Warehouse environments have no doubt been transformed by the use of automation technology. In recent years in particular, and thanks to advancements in the area, many industry sectors have come to rely on autonomous mobile robots (AMRs) and automated guided vehicles (AGVs) within their warehouse management system and wider supply chain as a route to improved hygiene, optimum safety, increased efficiency, and lower costs.
The use of autonomous mobile robots and guided vehicles has increased further still in light of the challenges presented by the Covid-19 pandemic as well as more recent international and political supply chain issues.
In this guide, we delve deeper into the use of robotics within warehouse environments, from its very beginnings to the benefits harnessed by the warehouse managers of today.
The history of robots used in the supply chain
The power of digitalisation has been felt across every industry sector in one way or another, with the World Wide Web noted as the principle force for driving change in both our professional and personal lives.
On a personal level, how we shop for and acquire the goods and services that are essential to our everyday lives has changed. Consumers now prefer to shop online for the vast majority of their goods and services, and this has driven warehouse environments and distribution centres to change the way they do things.
In their quest for faster order picking and packing, and even speedier delivery times, automation technology has become an essential part of the supply chain. Contrary to popular belief however the use of autonomous mobile robots and guided vehicles predates that of the internet by quite some way.
The development of the very first industrial robot began in 1954. This breakthrough device made its way onto the manufacturing production line two years later with its patent granted in 1961. It was designed to move material just a dozen feet, but sparked the development of other autonomous mobile robots with much more sophisticated capabilities.
These earlier robots evolved dramatically in the years that followed. Their successors used larger robotic arms to take on tasks like programming as well as job roles that were deemed dangerous or harmful such as welding and heavy lifting.
Why are companies choosing to use robots in their warehouses?
Since the introduction of the very first robot in the 1950s, technology has come a long way. Thanks to the development and incorporation of Artificial Intelligence (AI) and machine learning, the inclusion of improved sensors and response capabilities, and the integration of warehouse management system software, autonomous mobile robots and guided vehicles are regularly being selected to form part of warehousing teams.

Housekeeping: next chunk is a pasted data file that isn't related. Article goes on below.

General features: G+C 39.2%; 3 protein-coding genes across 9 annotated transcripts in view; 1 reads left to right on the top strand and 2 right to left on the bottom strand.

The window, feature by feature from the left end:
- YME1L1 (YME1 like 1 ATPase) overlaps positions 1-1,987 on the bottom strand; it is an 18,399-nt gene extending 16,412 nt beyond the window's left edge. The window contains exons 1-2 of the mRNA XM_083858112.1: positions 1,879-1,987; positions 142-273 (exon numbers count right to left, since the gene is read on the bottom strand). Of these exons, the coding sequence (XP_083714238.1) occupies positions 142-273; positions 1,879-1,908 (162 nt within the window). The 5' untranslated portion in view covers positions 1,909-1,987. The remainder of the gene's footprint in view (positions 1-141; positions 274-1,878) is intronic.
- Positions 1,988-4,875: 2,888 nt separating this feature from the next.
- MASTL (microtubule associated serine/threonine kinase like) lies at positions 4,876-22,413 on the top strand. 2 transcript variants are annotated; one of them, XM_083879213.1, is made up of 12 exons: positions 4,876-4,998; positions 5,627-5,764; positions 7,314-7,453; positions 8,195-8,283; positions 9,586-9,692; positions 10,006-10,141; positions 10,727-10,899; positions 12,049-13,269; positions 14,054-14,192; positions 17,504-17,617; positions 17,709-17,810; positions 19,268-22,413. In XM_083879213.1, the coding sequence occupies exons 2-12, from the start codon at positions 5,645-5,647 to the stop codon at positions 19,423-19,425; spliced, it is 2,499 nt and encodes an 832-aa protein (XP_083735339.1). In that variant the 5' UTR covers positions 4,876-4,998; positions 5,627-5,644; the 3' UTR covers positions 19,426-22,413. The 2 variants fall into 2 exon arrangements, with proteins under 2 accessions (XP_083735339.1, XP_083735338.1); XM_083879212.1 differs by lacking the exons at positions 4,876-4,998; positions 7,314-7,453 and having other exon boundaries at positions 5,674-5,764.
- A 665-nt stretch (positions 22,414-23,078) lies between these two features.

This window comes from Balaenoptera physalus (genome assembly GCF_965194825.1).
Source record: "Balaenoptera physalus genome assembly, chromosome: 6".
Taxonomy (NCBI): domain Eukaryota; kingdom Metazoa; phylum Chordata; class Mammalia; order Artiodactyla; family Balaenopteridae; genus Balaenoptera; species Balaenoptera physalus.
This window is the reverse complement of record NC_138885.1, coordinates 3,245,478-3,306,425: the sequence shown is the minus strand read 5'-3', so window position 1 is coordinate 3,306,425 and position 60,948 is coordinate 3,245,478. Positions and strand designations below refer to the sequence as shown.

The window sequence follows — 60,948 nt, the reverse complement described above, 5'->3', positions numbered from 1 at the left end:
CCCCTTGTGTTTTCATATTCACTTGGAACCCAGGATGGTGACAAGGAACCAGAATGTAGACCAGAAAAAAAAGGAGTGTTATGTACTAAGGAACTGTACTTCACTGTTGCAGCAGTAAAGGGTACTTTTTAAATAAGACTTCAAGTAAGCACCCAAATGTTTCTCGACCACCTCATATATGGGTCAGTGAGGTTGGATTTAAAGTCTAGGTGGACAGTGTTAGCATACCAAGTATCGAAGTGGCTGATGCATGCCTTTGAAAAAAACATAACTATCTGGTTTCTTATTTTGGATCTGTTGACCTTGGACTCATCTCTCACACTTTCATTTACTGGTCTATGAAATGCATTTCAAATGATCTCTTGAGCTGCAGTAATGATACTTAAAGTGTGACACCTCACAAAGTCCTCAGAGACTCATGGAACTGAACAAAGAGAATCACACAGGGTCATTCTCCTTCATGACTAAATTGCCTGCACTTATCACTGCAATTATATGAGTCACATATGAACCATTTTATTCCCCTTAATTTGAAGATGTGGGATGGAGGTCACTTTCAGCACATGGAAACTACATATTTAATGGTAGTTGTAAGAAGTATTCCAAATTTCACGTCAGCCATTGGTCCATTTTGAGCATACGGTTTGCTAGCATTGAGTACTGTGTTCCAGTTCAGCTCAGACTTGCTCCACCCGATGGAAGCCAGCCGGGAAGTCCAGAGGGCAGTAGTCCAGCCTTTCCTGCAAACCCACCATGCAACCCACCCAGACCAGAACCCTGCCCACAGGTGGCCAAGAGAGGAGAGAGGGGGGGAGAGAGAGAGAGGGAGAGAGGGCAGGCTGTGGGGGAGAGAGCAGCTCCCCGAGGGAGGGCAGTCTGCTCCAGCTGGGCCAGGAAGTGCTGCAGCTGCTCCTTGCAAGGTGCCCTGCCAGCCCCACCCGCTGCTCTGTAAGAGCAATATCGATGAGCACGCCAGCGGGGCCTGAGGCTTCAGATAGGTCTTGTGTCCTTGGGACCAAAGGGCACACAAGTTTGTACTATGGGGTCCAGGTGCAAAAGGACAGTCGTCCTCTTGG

Autonomous mobile robots and guided vehicles have proved particularly beneficial in undertaking repetitive, predictable tasks that don’t require the need for human interference or human skills like reasoning and problem solving.
What types of warehouse robotics are there?
Today, there is a broad range of automation technology to explore. These automated solutions undertake various roles within warehouse environments, including order picking and inventory processing.
Automated storage and retrieval systems (AS/RS), goods-to-person (G2P) technology, automated guided vehicles (AGVs), automated guided carts (AGCs), autonomous mobile robots (AMRs), articulated robotic arms, and unmanned aerial vehicles (UAVs) are all commonly found in warehouse environments serving multiple industry sectors.
What are the benefits of automation in warehouses?
The safety element of using automation technology over humans is often identified as the main advantage. The use of sensors and their response capabilities make warehouse robots inherently safer meaning less risk for warehouse managers and the wider workforce.
The safety credentials of using automated systems are however just the beginning. Warehouse environments can look forward to increased productivity and efficiency, greater flexibility and versatility, highly scalable solutions that grow with the business, and onboard intelligence that is simple to integrate and easy to redeploy.
Many warehouses using robotics also benefit from lower operational costs, with operatives hired to manage and maintain such systems adding significant value to the wider brand.
How do robots improve performance in warehouses?
The use of robotics means better performance and lower error rates, two plus-points that could equate to greater customer satisfaction and higher profit margins. A more cohesive, consistent supply chain will work wonders for your reputation too, providing optimal routes for expansion in your current marketplace or growth in other areas if you wish to extend operations regionally, nationally or even globally.
Whether going fully or partially automated, the introduction of warehouse robotics provides an adaptable workforce that grows with your business wherever you plan on taking your organisation in the short or long term.
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